Homeland Security and defence is clearly one area which has remained largely immune from the recession-era cutbacks. Okay, I know Robert Gates is planning to slash the number of US military bases at home and overseas. But these cuts are nothing - even in proportional terms - compared to the wholesale amputation being planned by the British government for its armed forces.

I am told that the Royal Navy - yes, the same one that once helped to establish the British Empire - will be back to what it was under Henry VIII, albeit with more sophisticated ships. But then European governments are passionately embracing the era of gruel and gloom.

President Nicolas Sarkozy has thrown opinion polls and caution to the wind by pressing ahead with plans to raise the retirement from 60 to an outrageous 62. France is giving the world a master-class in bringing a country to its knees.

Chile's 'band of brothers' faces public future

Matt Frei | 20:55 UK time, Thursday, 14 October 2010


The miners are having the first day of the rest of their lives. They are in remarkably good shape considering their ordeal. They and their families have been offered psychological counselling and, judging from the newsprint and air time devoted to every minutia of their private lives, they will embark on a very public existence above ground.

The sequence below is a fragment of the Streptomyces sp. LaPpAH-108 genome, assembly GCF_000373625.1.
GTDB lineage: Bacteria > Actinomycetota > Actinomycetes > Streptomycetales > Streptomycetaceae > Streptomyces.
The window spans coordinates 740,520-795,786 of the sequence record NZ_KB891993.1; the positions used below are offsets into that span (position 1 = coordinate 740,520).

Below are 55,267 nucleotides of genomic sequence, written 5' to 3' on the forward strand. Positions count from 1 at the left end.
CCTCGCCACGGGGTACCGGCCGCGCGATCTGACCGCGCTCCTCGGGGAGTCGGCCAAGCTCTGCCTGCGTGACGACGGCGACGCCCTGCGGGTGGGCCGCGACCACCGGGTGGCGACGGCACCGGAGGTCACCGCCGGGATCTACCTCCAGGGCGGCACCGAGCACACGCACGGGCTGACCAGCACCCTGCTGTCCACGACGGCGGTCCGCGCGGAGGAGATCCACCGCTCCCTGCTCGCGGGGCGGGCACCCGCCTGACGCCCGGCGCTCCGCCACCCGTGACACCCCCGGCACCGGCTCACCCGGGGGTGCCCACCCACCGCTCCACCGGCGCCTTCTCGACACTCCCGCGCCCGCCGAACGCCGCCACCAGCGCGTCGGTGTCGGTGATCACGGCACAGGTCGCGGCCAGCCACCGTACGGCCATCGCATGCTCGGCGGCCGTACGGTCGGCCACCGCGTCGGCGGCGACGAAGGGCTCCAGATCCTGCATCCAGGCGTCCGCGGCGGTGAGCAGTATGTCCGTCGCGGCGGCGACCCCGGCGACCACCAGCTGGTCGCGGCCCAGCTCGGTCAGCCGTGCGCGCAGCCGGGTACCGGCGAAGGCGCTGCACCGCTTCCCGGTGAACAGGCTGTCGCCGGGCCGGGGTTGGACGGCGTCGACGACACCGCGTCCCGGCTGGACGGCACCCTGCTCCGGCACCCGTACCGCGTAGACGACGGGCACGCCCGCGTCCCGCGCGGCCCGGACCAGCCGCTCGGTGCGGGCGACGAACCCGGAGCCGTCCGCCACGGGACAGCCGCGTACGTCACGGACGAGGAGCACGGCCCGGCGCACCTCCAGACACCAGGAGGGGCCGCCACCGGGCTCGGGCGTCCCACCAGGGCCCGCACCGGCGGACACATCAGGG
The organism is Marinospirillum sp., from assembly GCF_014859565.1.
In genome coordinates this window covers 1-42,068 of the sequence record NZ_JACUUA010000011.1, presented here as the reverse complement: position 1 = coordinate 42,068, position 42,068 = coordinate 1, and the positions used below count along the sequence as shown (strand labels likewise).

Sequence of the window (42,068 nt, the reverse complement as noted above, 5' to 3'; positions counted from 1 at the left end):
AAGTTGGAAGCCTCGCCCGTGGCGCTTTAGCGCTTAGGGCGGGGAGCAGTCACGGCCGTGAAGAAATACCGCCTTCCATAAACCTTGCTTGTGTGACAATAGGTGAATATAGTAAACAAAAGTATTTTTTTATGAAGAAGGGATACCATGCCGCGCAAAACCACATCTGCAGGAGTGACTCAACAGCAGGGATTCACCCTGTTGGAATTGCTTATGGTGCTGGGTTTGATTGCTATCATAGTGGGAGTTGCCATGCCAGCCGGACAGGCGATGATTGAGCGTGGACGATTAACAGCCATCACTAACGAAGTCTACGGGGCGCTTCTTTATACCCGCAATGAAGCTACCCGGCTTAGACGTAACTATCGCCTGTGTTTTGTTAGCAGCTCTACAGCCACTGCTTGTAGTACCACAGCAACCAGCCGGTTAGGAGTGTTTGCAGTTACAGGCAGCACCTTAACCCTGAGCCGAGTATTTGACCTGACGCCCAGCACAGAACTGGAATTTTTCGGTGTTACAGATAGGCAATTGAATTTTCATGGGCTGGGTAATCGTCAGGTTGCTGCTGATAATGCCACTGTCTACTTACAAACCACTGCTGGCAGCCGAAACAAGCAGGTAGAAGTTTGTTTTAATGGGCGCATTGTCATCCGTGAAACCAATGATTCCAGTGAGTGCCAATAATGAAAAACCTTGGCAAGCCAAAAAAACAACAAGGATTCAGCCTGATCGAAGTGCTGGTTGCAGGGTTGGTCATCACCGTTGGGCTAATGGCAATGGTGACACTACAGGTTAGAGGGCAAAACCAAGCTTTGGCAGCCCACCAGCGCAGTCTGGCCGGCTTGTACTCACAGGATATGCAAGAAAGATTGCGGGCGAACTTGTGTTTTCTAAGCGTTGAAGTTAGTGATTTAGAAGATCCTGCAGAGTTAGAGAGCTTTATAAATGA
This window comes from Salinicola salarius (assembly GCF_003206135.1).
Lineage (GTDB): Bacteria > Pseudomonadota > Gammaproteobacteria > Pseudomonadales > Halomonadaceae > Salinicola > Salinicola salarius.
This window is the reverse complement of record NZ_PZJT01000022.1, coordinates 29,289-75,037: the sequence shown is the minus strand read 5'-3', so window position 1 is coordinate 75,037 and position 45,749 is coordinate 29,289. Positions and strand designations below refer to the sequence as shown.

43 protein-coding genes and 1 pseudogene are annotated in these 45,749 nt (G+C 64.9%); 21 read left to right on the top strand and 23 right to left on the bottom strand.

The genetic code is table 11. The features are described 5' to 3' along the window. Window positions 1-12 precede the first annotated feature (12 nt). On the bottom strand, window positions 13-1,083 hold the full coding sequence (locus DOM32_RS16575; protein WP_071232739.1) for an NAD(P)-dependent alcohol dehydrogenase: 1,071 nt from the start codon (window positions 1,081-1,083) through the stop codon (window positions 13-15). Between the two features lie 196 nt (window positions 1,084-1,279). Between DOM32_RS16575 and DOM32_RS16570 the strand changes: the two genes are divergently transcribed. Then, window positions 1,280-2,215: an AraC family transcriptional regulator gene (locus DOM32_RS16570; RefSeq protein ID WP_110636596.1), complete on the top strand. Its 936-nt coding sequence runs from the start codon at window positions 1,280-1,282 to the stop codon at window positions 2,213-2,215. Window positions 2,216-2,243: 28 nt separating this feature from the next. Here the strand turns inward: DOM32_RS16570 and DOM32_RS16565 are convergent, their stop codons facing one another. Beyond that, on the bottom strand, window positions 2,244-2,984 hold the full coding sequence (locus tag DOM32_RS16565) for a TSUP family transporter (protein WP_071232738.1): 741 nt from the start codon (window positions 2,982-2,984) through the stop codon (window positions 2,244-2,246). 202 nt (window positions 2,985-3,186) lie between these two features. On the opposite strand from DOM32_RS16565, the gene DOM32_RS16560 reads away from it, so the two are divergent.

Thrown together by fate, they clearly see themselves as a band of brothers. This camaraderie has been one of the poignant aspects of this remarkable story. But could it also be possible that the miners want to cling to this unique moment in their lives, albeit without the subterranean incarceration?

President Sebastian Pinera for one doesn't seem to want to let go of the moment. He was here this morning seeing his 33 new best friends again. This rescue has recharged his political batteries, just as it has inspired the world.

A media-savvy rescue

Matt Frei | 14:58 UK time, Tuesday, 12 October 2010


chile mine site

The day is full of promise. The customary cloud has lifted early over the Atacama Desert whose mountainous sands look pink. It reminds me of pictures of Mars.